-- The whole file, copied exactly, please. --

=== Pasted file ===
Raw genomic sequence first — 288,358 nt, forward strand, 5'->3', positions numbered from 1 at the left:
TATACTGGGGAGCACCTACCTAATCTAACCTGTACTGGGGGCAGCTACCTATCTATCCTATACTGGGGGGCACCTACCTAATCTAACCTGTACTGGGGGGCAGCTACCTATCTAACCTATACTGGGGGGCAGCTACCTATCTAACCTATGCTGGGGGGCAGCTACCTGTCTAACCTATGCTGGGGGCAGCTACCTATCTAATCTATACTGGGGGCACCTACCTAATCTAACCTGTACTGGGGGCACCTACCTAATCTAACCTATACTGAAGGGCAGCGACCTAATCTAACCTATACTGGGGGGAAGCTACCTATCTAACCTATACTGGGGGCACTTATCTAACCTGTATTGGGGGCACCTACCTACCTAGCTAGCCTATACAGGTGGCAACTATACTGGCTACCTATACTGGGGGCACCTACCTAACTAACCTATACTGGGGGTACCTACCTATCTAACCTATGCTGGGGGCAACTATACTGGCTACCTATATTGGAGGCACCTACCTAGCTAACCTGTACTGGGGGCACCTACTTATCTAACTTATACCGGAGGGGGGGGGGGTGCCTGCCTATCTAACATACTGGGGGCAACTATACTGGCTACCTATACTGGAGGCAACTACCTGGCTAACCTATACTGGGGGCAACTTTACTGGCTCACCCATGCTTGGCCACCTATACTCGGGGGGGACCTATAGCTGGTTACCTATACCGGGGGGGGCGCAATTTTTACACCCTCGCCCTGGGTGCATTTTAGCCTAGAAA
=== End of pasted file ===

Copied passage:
Raw genomic sequence first — 288,358 nt, forward strand, 5'->3', positions numbered from 1 at the left:
TATACTGGGGAGCACCTACCTAATCTAACCTGTACTGGGGGCAGCTACCTATCTATCCTATACTGGGGGGCACCTACCTAATCTAACCTGTACTGGGGGGCAGCTACCTATCTAACCTATACTGGGGGGCAGCTACCTATCTAACCTATGCTGGGGGGCAGCTACCTGTCTAACCTATGCTGGGGGCAGCTACCTATCTAATCTATACTGGGGGCACCTACCTAATCTAACCTGTACTGGGGGCACCTACCTAATCTAACCTATACTGAAGGGCAGCGACCTAATCTAACCTATACTGGGGGGAAGCTACCTATCTAACCTATACTGGGGGCACTTATCTAACCTGTATTGGGGGCACCTACCTACCTAGCTAGCCTATACAGGTGGCAACTATACTGGCTACCTATACTGGGGGCACCTACCTAACTAACCTATACTGGGGGTACCTACCTATCTAACCTATGCTGGGGGCAACTATACTGGCTACCTATATTGGAGGCACCTACCTAGCTAACCTGTACTGGGGGCACCTACTTATCTAACTTATACCGGAGGGGGGGGGGGTGCCTGCCTATCTAACATACTGGGGGCAACTATACTGGCTACCTATACTGGAGGCAACTACCTGGCTAACCTATACTGGGGGCAACTTTACTGGCTCACCCATGCTTGGCCACCTATACTCGGGGGGGACCTATAGCTGGTTACCTATACCGGGGGGGGCGCAATTTTTACACCCTCGCCCTGGGTGCATTTTAGCCTAGAAA